Serge Belongie


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Re-evaluating the Need for Visual Signals in Unsupervised Grammar Induction
Boyi Li | Rodolfo Corona | Karttikeya Mangalam | Catherine Chen | Daniel Flaherty | Serge Belongie | Kilian Weinberger | Jitendra Malik | Trevor Darrell | Dan Klein
Findings of the Association for Computational Linguistics: NAACL 2024

Are multimodal inputs necessary for grammar induction? Recent work has shown that multimodal training inputs can improve grammar induction. However, these improvements are based on comparisons to weak text-only baselines that were trained on relatively little textual data. To determine whether multimodal inputs are needed in regimes with large amounts of textual training data, we design a stronger text-only baseline, which we refer to as LC-PCFG. LC-PCFG is a C-PFCG that incorporates embeddings from text-only large language models (LLMs). We use a fixed grammar family to directly compare LC-PCFG to various multimodal grammar induction methods. We compare performance on four benchmark datasets. LC-PCFG provides an up to 17% relative improvement in Corpus-F1 compared to state-of-the-art multimodal grammar induction methods. LC-PCFG is also more computationally efficient, providing an up to 85% reduction in parameter count and 8.8× reduction in training time compared to multimodal approaches. These results suggest that multimodal inputs may not be necessary for grammar induction, and emphasize the importance of strong vision-free baselines for evaluating the benefit of multimodal approaches.


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Neural Naturalist: Generating Fine-Grained Image Comparisons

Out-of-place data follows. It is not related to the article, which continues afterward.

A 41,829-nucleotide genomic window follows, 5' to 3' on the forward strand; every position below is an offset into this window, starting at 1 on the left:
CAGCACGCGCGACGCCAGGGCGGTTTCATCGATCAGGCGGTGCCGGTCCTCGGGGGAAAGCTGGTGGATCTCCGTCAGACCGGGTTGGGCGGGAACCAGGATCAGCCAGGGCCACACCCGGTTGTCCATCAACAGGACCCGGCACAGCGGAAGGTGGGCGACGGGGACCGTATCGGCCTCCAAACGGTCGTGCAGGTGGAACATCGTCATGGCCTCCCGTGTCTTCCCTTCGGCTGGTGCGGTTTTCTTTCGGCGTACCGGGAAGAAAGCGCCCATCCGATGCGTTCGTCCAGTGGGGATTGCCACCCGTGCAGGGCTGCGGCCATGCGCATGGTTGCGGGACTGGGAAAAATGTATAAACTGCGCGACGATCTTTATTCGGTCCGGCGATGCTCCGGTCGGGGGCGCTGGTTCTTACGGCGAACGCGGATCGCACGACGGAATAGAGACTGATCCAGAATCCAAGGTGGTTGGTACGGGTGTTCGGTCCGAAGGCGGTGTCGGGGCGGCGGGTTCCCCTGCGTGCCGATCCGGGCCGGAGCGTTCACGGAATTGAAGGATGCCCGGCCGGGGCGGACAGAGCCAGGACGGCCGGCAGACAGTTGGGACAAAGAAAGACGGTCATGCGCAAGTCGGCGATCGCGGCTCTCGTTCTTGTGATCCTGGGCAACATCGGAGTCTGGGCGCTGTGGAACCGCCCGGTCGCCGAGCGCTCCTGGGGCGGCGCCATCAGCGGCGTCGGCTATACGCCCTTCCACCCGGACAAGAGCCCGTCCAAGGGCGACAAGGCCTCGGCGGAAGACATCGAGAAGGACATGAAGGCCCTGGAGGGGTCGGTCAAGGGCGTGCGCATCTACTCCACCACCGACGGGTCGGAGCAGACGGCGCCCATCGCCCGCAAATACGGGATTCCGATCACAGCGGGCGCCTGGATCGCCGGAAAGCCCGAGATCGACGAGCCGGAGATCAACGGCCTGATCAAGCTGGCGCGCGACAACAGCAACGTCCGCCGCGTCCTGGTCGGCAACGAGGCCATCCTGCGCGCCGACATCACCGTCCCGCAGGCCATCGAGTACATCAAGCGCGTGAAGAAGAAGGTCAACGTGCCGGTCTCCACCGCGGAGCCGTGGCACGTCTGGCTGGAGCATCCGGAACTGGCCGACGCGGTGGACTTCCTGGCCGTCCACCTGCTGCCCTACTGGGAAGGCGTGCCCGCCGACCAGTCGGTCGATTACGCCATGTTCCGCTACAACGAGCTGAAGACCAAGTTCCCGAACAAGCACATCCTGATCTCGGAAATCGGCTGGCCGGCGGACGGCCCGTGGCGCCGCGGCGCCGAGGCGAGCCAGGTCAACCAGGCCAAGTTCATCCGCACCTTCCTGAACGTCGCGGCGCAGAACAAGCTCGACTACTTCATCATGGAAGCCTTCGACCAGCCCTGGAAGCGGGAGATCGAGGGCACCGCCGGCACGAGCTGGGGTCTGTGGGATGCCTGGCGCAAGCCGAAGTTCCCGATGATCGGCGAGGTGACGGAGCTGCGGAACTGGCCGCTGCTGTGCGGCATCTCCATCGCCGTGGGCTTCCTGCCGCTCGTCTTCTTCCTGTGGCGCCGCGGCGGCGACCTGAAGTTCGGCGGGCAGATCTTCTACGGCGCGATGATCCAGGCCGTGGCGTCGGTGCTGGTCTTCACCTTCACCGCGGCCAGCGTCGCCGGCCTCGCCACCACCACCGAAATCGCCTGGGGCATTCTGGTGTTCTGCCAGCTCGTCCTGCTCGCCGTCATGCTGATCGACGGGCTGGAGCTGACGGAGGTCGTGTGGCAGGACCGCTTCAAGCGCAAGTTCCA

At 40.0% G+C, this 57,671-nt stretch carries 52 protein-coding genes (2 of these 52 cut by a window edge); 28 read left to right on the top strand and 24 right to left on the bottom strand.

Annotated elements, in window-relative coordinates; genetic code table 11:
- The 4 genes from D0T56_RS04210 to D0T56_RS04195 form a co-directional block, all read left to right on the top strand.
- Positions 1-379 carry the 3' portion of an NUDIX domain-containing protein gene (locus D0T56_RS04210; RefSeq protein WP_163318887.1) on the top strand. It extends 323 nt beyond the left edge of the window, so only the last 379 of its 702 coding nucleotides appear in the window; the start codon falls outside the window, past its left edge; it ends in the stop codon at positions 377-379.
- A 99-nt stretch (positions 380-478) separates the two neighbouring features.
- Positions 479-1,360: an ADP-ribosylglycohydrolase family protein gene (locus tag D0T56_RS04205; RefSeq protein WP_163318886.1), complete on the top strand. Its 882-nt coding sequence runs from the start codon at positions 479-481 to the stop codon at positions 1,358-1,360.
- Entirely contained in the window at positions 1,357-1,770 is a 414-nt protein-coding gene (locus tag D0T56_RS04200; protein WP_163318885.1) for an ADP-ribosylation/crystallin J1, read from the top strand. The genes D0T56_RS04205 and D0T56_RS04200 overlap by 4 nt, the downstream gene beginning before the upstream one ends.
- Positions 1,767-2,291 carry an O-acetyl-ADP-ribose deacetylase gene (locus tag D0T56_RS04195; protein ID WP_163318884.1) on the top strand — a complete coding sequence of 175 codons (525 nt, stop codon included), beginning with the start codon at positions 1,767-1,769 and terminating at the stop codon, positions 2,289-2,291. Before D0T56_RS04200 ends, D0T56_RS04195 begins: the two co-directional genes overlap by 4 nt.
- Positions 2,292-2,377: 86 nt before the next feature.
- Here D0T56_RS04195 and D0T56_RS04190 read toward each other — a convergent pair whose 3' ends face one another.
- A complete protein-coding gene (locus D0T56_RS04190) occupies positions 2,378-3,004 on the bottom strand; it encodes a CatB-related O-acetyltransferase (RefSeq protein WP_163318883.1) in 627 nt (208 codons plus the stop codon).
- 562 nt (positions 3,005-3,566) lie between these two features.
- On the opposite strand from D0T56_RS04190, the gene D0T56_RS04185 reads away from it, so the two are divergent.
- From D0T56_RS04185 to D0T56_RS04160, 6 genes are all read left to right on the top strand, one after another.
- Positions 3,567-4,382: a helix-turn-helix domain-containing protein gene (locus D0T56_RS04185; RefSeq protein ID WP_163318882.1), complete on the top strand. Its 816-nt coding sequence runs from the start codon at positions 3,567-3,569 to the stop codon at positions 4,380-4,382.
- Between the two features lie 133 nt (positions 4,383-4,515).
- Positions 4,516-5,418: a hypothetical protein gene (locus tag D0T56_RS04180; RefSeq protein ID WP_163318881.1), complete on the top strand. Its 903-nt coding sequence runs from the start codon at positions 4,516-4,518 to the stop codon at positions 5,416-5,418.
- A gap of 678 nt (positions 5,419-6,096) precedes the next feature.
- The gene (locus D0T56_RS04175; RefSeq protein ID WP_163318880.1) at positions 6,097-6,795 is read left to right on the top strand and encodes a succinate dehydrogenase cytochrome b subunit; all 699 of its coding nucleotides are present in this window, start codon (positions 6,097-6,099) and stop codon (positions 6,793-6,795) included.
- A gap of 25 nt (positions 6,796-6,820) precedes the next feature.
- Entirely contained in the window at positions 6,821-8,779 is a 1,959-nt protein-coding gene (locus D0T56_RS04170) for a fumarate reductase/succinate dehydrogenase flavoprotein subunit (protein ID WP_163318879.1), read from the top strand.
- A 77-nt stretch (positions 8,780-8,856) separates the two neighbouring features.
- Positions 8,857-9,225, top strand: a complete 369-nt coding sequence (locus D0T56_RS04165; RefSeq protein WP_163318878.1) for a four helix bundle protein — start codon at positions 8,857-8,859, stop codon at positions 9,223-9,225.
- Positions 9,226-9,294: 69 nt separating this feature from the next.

Maxwell Forbes | Christine Kaeser-Chen | Piyush Sharma | Serge Belongie
Proceedings of the 2019 Conference on Empirical Methods in Natural Language Processing and the 9th International Joint Conference on Natural Language Processing (EMNLP-IJCNLP)

We introduce the new Birds-to-Words dataset of 41k sentences describing fine-grained differences between photographs of birds. The language collected is highly detailed, while remaining understandable to the everyday observer (e.g., “heart-shaped face,” “squat body”). Paragraph-length descriptions naturally adapt to varying levels of taxonomic and visual distance—drawn from a novel stratified sampling approach—with the appropriate level of detail. We propose a new model called Neural Naturalist that uses a joint image encoding and comparative module to generate comparative language, and evaluate the results with humans who must use the descriptions to distinguish real images. Our results indicate promising potential for neural models to explain differences in visual embedding space using natural language, as well as a concrete path for machine learning to aid citizen scientists in their effort to preserve biodiversity.